Stereo Amplifier

Review: Luxman LV-103 Stereo Amplifier

Extreme as it may seem in these days of the fantastically complex and capable integrated circuit technology which has put solid-state time on our wrists and sent men to the moon, the good old 'steam' valve still holds a place dear to the hearts of a small, but by no means insignificant, minority of audio enthusiasts. One might write-off this loyalty as a refusal to be realistic and move with the times were it not for the fact that for whatever reasons systems based around valve amplifiers regularly demonstrate that elusive, ear-warming, 'sing-along' quality that hi-fi fanatics somewhat unfortunately term "musicality" (unfortunate because it is hard to accept that any piece of hardware can be possessed of such inherently animate characteristics). The effect may owe less to complete accuracy and more to the inclusion of small amounts of innocuous-sounding even-harmonic distortion, to the more graceful overload characteristics of valve amplification stages, to the impedance matching control exerted by optimally-designed output transformers or whatever, but few who have heard a good valve-based system will argue with its more ingratiating qualities.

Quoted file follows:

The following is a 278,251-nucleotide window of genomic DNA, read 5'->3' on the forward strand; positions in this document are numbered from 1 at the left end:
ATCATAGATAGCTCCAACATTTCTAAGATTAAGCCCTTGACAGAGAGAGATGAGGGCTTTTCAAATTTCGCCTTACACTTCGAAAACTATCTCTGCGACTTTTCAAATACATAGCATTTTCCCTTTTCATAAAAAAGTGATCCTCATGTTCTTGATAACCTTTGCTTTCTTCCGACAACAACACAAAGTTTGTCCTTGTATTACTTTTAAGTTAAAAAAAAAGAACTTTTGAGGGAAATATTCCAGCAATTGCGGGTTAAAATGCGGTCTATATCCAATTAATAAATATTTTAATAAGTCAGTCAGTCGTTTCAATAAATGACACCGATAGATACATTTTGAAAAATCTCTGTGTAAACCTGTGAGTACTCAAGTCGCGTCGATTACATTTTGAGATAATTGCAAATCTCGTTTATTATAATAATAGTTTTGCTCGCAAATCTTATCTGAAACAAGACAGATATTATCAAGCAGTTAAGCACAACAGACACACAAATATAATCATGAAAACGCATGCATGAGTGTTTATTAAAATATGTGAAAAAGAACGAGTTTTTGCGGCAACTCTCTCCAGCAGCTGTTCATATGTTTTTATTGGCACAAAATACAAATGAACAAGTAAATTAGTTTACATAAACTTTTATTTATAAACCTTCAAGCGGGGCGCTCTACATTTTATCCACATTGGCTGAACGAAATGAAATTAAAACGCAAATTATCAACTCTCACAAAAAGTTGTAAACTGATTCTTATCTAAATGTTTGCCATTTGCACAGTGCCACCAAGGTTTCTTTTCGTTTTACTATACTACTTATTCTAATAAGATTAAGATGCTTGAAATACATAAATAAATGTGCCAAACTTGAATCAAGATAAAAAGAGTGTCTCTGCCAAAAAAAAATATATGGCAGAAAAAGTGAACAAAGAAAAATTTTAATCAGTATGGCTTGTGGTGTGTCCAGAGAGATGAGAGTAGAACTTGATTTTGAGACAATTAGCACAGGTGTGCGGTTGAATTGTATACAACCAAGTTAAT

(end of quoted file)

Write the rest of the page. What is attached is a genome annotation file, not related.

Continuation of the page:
One thing which remains true after all these years is that it is easier to design a respectable sounding valve amplifier of modest power rating than an equivalent using transistors. Valves are inherently more linear than transistors, headroom limitations more or less disappear and because they are voltage rather than current operated they pose less signal-related demands on the power supply. All in all, valve circuits can be very much simpler, which is usually a good thing, and if loudspeakers were also voltage rather than current driven the case for using valves would be pretty well un answerable. But because they are not, expensive impedance matching output transformers have to be employed to juggle with Ohms law and manage the final voltage-to-current conversion.